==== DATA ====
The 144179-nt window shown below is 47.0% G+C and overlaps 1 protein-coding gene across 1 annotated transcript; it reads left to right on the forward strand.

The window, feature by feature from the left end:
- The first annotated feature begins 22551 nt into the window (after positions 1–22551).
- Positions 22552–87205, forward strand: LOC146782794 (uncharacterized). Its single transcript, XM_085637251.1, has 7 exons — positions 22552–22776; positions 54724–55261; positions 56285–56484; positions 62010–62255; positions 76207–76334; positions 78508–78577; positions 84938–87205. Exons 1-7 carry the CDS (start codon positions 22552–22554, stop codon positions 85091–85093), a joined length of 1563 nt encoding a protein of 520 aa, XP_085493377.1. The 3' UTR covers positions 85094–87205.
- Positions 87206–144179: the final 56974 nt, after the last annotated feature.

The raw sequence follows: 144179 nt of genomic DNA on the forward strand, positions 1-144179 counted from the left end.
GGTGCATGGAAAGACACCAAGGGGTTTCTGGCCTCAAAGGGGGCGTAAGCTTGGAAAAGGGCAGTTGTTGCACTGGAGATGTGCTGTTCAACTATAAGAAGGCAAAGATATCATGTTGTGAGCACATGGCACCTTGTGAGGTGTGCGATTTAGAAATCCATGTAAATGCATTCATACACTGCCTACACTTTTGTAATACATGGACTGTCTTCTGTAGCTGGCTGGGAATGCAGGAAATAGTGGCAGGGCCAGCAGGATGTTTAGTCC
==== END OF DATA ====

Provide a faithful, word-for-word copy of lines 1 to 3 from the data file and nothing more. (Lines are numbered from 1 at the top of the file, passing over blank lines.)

The 144179-nt window shown below is 47.0% G+C and overlaps 1 protein-coding gene across 1 annotated transcript; it reads left to right on the forward strand.

The window, feature by feature from the left end:
- The first annotated feature begins 22551 nt into the window (after positions 1–22551).